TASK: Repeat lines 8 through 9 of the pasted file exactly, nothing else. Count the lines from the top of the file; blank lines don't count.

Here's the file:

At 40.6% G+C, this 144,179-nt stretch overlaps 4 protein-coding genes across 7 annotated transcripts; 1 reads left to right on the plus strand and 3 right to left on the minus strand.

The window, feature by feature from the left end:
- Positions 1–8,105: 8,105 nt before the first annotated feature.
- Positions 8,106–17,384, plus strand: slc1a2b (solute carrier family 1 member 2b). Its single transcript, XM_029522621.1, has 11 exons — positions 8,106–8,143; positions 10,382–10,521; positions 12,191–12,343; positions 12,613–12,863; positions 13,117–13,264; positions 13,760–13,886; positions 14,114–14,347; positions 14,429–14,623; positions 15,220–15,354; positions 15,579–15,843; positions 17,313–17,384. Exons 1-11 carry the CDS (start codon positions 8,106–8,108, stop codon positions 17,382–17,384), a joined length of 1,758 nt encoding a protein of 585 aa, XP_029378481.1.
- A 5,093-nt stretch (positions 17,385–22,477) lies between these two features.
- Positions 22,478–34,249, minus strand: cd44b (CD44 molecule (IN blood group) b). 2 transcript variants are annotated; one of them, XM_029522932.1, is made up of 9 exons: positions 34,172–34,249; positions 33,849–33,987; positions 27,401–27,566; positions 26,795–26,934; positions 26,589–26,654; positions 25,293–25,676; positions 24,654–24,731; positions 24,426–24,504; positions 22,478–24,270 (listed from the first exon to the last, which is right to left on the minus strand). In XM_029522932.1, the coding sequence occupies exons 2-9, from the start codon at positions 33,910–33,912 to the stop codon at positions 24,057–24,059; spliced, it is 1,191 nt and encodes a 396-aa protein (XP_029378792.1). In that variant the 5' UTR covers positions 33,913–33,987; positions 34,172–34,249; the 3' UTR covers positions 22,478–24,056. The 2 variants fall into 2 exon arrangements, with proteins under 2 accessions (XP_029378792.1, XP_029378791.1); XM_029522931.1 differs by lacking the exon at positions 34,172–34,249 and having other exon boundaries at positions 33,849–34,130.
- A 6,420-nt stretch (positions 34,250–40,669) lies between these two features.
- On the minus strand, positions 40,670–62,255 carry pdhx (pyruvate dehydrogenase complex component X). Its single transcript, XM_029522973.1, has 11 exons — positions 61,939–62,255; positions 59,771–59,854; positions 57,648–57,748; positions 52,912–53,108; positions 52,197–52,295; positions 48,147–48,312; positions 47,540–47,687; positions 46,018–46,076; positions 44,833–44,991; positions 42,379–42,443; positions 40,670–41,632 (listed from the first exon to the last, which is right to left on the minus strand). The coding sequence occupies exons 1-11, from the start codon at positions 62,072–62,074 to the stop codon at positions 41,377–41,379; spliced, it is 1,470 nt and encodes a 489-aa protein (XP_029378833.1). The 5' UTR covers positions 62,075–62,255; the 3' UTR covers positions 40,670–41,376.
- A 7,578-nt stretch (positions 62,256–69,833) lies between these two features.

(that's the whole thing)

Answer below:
- On the minus strand, positions 40,670–62,255 carry pdhx (pyruvate dehydrogenase complex component X). Its single transcript, XM_029522973.1, has 11 exons — positions 61,939–62,255; positions 59,771–59,854; positions 57,648–57,748; positions 52,912–53,108; positions 52,197–52,295; positions 48,147–48,312; positions 47,540–47,687; positions 46,018–46,076; positions 44,833–44,991; positions 42,379–42,443; positions 40,670–41,632 (listed from the first exon to the last, which is right to left on the minus strand). The coding sequence occupies exons 1-11, from the start codon at positions 62,072–62,074 to the stop codon at positions 41,377–41,379; spliced, it is 1,470 nt and encodes a 489-aa protein (XP_029378833.1). The 5' UTR covers positions 62,075–62,255; the 3' UTR covers positions 40,670–41,376.
- A 7,578-nt stretch (positions 62,256–69,833) lies between these two features.